In November of 2016, two Maryville College students participating in the Tennessee Intercollegiate State Legislature’s General Assembly (TISL) crafted a bill that is being considered by Tennessee state legislators.
This bill, created by Molly Ridgeway ’18, TISL education lobbyist, and Joshua Anderson ’18, TISL senator, would advocate for the Tennessee State Board of education to implement American Sign Language curriculum as a course to satisfy foreign language requirements in Tennessee schools.
What started off as a mock legislature exercise has turned into a real legislature opportunity of a lifetime created from intelligence, love and a strong need for the needs of the deaf community to be recognized.
During the fall semester of 2016, MC TISL students looked to create and advocate for a bill in a mock legislature session. Over the course of the TISL assembly, the sign language bill was ranked as one of the top 10 bills from the assembly and flagged as priority legislation to be forwarded to the actual Tennessee State Legislature.
“It (the bill) was overwhelmingly supported in both the Senate and House of Representatives and was subsequently signed by the TISL Governor,” said Anderson.
Following the TISL assembly, Ridgeway and Anderson continued their work in researching current Tennessee education requirements regarding the bill as well as looking into what schools may already be doing with ASL.
“After discussion and meetings, Sen. Becky Duncan Massey (R-Knoxville) and Rep. Roger Kane (R-Knoxville) proposed the bill to the Tennessee General Assembly,” Anderson said in a press release from Maryville College communications.
Ridgeway and Anderson also traveled to Nashville to speak on behalf of their bill. Ridgeway said that she was excited but nervous throughout the event. She was grateful for the opportunity to help push the bill through, and their hard work paid off when the bill was passed through the senate and the first house committee when they attended the bill’s proposal on March 1.
“We testified in the Senate Education Committee and the House Instruction and Programs Subcommittee. The bill passed both bodie,s and so it is done on the Senate side,” said Anderson, “It also passed the full House Education, Programs and Instructions committee. We just have to pass one more House committee and then it will go on to the full House floor for vote.”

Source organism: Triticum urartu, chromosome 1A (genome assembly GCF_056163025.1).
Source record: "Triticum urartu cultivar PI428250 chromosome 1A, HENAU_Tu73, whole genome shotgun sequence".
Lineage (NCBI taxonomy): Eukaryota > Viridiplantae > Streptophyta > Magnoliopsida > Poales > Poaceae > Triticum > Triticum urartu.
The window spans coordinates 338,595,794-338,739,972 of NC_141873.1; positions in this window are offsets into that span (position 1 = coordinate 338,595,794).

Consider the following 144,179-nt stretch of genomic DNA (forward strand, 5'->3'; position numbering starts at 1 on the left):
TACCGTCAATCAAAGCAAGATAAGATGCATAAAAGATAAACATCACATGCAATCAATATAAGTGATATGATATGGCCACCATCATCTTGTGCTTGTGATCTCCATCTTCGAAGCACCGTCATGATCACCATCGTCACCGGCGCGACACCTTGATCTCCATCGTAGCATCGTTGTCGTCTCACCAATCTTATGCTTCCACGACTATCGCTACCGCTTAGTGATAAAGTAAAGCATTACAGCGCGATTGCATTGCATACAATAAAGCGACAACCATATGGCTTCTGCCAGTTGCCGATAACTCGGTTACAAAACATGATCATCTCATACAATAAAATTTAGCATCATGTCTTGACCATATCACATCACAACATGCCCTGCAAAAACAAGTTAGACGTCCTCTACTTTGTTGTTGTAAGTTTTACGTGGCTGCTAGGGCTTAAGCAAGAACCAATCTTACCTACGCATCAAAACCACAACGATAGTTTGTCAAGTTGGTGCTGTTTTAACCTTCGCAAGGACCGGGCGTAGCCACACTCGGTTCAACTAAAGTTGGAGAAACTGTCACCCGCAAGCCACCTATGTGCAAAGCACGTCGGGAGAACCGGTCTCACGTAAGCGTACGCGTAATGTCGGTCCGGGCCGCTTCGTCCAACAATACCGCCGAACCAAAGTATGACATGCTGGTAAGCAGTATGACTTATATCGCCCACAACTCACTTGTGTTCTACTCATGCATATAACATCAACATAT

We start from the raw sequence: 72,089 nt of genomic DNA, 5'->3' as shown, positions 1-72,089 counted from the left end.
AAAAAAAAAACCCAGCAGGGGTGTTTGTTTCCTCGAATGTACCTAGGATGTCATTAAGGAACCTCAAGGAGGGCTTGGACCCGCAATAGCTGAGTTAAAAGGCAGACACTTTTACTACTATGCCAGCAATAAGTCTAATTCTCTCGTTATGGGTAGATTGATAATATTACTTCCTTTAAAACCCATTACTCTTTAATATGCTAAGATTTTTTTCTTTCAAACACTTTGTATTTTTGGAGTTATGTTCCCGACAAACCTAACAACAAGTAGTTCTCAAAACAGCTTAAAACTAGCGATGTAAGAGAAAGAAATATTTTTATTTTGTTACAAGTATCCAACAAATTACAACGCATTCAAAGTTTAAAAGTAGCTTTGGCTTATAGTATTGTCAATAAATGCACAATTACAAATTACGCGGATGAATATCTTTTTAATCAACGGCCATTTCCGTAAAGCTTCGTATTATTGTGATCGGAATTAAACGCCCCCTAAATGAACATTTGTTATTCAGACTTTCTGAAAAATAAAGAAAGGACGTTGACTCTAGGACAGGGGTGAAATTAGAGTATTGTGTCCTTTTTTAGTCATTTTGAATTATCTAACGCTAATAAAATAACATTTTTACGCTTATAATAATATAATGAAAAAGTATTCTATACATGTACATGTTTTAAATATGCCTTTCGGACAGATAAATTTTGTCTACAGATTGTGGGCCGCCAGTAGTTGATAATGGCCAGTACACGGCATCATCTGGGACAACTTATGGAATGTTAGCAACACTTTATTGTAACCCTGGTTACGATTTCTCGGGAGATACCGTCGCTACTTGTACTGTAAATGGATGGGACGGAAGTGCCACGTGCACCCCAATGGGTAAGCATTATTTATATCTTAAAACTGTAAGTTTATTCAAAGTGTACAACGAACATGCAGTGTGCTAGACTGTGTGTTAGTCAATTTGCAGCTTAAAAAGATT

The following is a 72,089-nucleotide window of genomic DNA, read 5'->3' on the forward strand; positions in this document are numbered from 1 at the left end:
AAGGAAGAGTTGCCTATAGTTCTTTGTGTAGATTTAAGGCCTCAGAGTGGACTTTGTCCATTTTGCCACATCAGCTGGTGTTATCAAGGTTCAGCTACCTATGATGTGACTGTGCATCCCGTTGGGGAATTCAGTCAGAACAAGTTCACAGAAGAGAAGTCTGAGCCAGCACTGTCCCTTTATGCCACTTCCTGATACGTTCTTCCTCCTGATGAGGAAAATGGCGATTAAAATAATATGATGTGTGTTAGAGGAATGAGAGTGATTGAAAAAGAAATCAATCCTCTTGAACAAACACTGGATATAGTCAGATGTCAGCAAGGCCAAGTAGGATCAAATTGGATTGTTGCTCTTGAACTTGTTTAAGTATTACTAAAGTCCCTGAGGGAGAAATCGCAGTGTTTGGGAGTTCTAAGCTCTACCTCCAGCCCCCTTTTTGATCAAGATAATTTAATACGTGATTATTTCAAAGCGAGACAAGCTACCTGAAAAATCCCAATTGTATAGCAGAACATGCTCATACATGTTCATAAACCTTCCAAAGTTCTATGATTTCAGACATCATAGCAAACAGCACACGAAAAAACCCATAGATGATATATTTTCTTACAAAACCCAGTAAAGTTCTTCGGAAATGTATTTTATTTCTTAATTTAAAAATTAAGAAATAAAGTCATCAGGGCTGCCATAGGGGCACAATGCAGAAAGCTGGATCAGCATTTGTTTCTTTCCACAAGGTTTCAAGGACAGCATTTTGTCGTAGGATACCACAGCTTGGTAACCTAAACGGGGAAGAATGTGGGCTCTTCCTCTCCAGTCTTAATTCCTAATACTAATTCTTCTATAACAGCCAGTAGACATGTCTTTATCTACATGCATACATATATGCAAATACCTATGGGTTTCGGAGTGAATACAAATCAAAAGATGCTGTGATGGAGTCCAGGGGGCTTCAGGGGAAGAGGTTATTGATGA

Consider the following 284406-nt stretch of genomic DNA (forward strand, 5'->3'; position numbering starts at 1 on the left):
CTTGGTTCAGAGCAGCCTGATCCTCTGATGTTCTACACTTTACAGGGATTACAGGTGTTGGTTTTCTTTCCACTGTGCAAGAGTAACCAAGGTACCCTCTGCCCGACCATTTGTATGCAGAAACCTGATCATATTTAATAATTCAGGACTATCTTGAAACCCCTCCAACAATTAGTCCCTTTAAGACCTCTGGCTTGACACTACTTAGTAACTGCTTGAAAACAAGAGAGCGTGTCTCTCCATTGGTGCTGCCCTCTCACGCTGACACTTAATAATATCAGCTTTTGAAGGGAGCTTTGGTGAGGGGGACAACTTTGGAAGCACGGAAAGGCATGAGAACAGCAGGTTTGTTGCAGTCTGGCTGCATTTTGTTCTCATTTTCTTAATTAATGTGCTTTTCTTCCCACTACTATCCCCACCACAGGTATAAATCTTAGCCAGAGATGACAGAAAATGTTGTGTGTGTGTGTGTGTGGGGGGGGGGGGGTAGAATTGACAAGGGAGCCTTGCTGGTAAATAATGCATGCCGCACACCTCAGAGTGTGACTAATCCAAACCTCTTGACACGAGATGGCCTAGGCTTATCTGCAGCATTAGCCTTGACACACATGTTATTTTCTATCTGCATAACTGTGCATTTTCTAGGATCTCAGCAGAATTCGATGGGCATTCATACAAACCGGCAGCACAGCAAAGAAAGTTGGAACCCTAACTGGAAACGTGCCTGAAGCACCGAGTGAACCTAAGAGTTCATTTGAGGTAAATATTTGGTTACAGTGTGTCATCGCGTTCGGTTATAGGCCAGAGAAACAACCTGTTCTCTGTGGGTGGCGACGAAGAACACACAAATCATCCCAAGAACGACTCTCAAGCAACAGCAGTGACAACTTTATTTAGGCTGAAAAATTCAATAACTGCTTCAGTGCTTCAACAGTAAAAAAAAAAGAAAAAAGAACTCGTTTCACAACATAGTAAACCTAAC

Anderson and Ridgeway both also noted the importance of the bill’s progress in the time frame it has passed through both the Senate and House. Anderson explained that it is often common for a bill to get held up for quite some time in terms of the priority of the bill as well as any questions that any legislatures had.
Anderson commented that their research and preparation paid off as they were able to answer any questions that legislators had and was thankful for the support both he and Molly had received from their campus community as well as Senator Massey and Representative Kane.
However, there is far more than research and great experience in legislation that has aided in pushing the bill through. Personal experience has impacted this bill as well, particularly for Ridgeway who has been non-verbal all her life.
Ridgeway is a Child Development major with Education Teaching Licensure, and from first-hand experience, she knows what a great help this bill would bring for the deaf and non-verbal community.
Ridgeway noted that her disability has given her a different and enhanced perspective in how she can advocate for the people who do not have a voice. She stated that the bill would help future educators like herself who are note able to communicate verbally to teach students and could increase the number of job opportunities in the field.
In addition to his relationship with Molly, Anderson also has strong ties to the deaf community as his aunt and uncle are both deaf as well. He noted that he has strong interests in advocating for people with disabilities.
“She was my major inspiration behind the bill,” said Anderson.
Anderson and Ridgeway’s chemistry is obvious when they are seen together; the MC couple met about a year and a half ago at an Intervarsity event in Knoxville. The couple jokingly discussed how they became a couple, as they met and were both very fond of one another from their initial introduction. However, it was Ridgway that initiated the pursuit.
“Molly is the type of person that knows exactly what she wants and she goes for it,” said Anderson.
It is that love and determination that has pushed their bill forward, as well as their relationship. Both Ridgeway and Anderson are confident that their bill will continue on to pass and look forward to the positive future they can help create for the deaf community.